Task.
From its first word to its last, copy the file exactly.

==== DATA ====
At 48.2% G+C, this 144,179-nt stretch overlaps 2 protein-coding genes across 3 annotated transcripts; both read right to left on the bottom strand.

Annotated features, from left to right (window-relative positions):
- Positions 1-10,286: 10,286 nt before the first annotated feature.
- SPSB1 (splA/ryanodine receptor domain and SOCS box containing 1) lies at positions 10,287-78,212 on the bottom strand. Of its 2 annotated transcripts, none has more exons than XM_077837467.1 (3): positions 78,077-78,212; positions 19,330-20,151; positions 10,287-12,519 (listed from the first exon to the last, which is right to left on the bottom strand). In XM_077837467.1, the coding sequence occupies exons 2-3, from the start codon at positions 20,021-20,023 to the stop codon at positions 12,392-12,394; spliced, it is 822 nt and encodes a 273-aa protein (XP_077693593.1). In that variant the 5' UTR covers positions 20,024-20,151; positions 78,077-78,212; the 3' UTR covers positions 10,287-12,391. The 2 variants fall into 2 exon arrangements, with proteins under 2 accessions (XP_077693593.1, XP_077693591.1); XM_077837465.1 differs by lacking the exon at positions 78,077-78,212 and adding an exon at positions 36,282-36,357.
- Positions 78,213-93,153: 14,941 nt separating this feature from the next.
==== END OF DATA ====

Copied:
At 48.2% G+C, this 144,179-nt stretch overlaps 2 protein-coding genes across 3 annotated transcripts; both read right to left on the bottom strand.

Annotated features, from left to right (window-relative positions):
- Positions 1-10,286: 10,286 nt before the first annotated feature.
- SPSB1 (splA/ryanodine receptor domain and SOCS box containing 1) lies at positions 10,287-78,212 on the bottom strand. Of its 2 annotated transcripts, none has more exons than XM_077837467.1 (3): positions 78,077-78,212; positions 19,330-20,151; positions 10,287-12,519 (listed from the first exon to the last, which is right to left on the bottom strand). In XM_077837467.1, the coding sequence occupies exons 2-3, from the start codon at positions 20,021-20,023 to the stop codon at positions 12,392-12,394; spliced, it is 822 nt and encodes a 273-aa protein (XP_077693593.1). In that variant the 5' UTR covers positions 20,024-20,151; positions 78,077-78,212; the 3' UTR covers positions 10,287-12,391. The 2 variants fall into 2 exon arrangements, with proteins under 2 accessions (XP_077693593.1, XP_077693591.1); XM_077837465.1 differs by lacking the exon at positions 78,077-78,212 and adding an exon at positions 36,282-36,357.
- Positions 78,213-93,153: 14,941 nt separating this feature from the next.